But just think about the last time you felt overwhelmed, stressed, or out of control. Chances are, you might not even have to think that hard. You might be experiencing that state right now as you read these words.

What happens in these moments? 

First, our mind wanders. It spins through all sorts of random thoughts about the past and the future. As a result, we lose touch with the direct experience of present time.

Second, we lose perspective. We can’t see the big picture anymore. Instead, it’s like we’re viewing life through a long and narrow tunnel. We become blind to possibility, fixated on problems.

Put these two together and you’ve got the perfect recipe for eradicating space in the mind. The landscape of the mind begins to feel like a calendar jammed with so many meetings, events, and obligations that these neon colored boxes cover-up even the smallest slivers of white space. 

So it could be nice for our partner, for our kids, and, mostly, for our ourselves to consider: how can we create more space in the mind?

Here are five tools for creating mental space. If you want to go deeper, check out my new book with Sounds True on the topic called OPEN: Living With an Expansive Mind in a Distracted World.

1. Meditation.

You’ve no doubt heard about all of the scientifically validated benefits of this practice. It reduces stress. It boosts productivity. It enhances focus.

That is all true. But here is the real benefit of meditation: it creates more space in the mind. To get started, try it out for just a few minutes a day. Use an app or guided practice to help you.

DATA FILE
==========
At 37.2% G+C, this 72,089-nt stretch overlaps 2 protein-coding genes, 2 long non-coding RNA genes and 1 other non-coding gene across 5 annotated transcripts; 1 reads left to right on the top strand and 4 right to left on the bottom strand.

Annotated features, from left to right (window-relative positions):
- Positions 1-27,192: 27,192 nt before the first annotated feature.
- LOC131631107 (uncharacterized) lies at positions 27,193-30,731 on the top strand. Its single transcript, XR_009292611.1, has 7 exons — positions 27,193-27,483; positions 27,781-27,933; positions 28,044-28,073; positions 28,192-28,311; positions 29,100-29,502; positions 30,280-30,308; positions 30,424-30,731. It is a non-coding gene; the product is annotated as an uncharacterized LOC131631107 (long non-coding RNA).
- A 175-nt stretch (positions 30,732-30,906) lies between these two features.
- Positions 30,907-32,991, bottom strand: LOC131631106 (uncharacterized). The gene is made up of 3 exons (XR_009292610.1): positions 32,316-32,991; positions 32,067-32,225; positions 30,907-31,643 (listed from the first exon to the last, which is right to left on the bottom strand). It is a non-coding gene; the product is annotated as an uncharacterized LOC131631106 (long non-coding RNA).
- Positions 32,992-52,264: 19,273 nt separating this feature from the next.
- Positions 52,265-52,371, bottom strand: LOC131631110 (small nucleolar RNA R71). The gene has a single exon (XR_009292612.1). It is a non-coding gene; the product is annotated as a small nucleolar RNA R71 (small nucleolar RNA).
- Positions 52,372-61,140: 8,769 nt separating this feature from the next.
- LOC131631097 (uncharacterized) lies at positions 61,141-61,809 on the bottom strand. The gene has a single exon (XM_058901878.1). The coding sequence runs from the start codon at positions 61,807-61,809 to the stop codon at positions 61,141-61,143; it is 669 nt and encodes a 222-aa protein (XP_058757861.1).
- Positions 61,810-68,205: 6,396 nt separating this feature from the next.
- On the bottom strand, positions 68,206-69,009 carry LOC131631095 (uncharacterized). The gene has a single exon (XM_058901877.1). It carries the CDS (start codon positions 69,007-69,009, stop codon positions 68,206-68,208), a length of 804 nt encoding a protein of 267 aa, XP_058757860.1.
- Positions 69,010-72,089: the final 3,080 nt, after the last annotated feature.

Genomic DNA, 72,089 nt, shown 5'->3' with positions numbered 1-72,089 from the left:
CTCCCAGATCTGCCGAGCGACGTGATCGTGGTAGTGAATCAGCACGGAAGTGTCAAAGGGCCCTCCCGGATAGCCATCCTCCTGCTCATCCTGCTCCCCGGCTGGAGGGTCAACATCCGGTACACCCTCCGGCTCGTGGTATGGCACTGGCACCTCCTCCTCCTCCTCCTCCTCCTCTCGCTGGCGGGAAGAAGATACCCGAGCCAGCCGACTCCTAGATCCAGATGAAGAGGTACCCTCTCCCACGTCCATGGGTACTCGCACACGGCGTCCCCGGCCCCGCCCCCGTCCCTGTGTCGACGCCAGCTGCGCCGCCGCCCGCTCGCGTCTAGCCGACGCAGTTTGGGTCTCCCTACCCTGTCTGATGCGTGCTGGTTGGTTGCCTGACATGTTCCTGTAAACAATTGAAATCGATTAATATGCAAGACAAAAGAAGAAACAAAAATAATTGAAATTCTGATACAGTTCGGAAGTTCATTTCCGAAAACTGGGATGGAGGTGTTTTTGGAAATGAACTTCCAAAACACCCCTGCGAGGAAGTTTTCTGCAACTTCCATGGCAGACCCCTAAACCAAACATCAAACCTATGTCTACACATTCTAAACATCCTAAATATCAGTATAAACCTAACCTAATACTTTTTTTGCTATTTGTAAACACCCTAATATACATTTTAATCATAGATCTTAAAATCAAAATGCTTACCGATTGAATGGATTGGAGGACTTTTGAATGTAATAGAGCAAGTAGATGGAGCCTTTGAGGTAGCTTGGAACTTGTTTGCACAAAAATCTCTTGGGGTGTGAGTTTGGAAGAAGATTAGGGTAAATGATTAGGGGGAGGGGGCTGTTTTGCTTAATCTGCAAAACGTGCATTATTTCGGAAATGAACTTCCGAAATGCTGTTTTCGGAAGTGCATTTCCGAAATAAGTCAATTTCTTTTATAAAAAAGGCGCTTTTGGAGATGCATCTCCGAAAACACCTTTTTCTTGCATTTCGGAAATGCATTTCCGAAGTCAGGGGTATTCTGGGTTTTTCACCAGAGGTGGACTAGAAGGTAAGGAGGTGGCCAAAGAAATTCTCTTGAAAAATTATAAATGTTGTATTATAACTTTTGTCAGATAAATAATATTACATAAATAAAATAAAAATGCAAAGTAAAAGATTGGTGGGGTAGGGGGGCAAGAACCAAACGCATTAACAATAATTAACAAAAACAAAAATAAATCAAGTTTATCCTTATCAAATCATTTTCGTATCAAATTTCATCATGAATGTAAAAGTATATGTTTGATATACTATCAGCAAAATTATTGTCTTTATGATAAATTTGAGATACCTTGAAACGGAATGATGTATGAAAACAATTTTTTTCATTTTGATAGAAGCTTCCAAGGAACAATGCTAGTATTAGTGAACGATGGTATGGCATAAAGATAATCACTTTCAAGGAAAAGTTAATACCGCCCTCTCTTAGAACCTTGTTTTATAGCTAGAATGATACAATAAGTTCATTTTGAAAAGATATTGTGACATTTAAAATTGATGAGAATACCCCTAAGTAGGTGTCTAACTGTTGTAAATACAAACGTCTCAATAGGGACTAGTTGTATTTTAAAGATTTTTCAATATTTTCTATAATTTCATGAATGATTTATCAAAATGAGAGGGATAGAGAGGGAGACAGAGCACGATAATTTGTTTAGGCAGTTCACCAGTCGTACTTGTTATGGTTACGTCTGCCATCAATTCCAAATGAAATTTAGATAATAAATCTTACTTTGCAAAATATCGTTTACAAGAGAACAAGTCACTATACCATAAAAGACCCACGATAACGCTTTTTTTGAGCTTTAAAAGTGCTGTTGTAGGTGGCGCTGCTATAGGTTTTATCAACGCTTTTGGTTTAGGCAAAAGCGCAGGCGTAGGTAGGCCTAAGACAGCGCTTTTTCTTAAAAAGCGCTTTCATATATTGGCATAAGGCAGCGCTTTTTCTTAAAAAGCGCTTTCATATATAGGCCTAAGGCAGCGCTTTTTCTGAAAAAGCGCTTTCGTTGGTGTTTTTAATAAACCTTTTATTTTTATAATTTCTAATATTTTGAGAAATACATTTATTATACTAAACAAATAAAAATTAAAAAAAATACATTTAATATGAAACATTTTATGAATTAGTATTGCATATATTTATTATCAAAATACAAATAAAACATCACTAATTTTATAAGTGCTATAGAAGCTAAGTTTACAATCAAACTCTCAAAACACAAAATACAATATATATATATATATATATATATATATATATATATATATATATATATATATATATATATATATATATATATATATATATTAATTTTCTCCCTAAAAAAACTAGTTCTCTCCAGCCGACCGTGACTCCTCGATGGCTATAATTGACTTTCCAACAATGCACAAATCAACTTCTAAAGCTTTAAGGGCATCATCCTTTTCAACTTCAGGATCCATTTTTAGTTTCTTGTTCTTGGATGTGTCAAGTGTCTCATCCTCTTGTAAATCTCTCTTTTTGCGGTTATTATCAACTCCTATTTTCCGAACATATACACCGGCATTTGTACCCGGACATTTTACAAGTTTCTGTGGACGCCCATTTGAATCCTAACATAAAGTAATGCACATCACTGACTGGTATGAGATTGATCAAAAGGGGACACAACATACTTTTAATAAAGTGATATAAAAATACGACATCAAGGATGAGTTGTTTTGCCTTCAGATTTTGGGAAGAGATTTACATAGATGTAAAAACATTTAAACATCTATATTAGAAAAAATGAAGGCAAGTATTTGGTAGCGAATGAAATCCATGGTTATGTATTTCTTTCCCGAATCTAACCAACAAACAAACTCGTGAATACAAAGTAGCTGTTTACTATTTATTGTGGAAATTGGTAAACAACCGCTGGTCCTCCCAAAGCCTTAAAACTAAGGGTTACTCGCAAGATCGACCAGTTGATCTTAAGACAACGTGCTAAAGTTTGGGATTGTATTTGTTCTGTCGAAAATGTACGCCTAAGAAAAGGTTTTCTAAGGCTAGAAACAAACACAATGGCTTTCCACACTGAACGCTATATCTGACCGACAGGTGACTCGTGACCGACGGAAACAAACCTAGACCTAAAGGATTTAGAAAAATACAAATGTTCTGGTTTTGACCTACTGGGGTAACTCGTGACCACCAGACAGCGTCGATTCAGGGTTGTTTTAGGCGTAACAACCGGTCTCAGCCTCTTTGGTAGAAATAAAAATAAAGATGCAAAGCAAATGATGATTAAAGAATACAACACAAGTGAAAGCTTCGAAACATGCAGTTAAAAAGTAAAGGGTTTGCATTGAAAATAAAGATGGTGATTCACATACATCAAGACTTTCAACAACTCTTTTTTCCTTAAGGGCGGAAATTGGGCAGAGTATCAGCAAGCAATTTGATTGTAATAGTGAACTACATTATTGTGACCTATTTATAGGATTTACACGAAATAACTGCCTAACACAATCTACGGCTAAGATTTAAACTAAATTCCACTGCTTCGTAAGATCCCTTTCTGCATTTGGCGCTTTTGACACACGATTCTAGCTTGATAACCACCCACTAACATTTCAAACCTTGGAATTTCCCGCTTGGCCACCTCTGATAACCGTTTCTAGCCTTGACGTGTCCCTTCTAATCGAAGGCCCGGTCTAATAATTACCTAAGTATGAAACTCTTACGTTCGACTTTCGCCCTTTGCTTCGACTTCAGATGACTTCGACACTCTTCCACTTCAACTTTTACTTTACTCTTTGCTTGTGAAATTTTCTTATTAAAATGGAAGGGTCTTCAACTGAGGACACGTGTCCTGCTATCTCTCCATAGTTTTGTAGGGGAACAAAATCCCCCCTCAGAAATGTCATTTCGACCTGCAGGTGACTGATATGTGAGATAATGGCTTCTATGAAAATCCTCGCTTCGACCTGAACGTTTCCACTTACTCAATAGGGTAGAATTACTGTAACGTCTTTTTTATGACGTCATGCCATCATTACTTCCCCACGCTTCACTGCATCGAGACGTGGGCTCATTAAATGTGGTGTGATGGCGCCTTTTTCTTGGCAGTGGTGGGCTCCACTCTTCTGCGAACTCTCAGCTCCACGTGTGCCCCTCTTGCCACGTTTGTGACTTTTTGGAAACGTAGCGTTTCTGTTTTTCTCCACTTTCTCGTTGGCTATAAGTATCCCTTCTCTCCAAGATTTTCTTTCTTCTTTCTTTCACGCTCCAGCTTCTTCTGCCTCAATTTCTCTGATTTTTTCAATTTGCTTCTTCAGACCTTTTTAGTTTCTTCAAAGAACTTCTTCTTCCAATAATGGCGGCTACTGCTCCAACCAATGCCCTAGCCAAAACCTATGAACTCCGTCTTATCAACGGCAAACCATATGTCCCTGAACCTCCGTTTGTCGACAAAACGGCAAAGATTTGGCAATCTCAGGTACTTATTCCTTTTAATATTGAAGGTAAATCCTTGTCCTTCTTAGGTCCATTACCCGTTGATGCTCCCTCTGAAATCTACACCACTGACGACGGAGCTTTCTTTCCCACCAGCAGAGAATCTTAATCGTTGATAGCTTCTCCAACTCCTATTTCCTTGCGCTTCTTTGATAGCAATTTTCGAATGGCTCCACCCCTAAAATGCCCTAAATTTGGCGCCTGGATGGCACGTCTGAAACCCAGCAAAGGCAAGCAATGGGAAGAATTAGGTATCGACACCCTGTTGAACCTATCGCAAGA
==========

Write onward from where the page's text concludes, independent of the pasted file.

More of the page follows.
2. Movement.

So, maybe you’re not the meditating type. That’s fine. You can still create space in the mind by setting aside time for undistracted movement.

The key word here is “undistracted.” For many of us, exercise and movement have become yet another time where our headspace gets covered over by texts, podcasts, or our favorite Netflix series. 

There’s nothing wrong with this. But it can be powerful to leave the earbuds behind every once in a while and allow the mind to rest while you walk, stretch, run, bike, swim, or practice yoga.

3. Relax.

When it comes to creating headspace, we moderns, with our smartphone-flooded, overly-stimulated, minds seem to inevitably encounter a problem: we’re often too stressed, amped, and agitated to open.

Relaxation – calming the nervous system – is perhaps the best way to counter this effect and create more fertile ground for opening. When we relax – the real kind, not the Netflix or TikTok kind –  the grip of difficult emotions loosens, the speed of our whirling thoughts slows, and, most important, the sense of space in our mind begins to expand.

How can you relax? Try yoga. Try extended exhale breathing, where you inhale four counts, exhale eight counts. Try yoga nidra. Or, just treat yourself to a nap.

4. See bigger.

When life gets crazy, the mind isn’t the only thing that shrinks. The size of our visual field also gets smaller. Our eyes strain. Our peripheral vision falls out of awareness.

What’s the antidote to this tunnel vision view? See bigger.

Try it right now. With a soft gaze, allow the edges of your visual field to slowly expand. Imagine you’re seeing whatever happens to be in front of you from the top of a vast mountain peak. Now bring this more expansive, panoramic, way of seeing with you for the rest of the day.

5. Do nothing.

Now for the most advanced practice. It’s advanced because it cuts against everything our culture believes in. In a world where everyone is trying desperately to get more done, one of the most radical acts is to not do — to do nothing.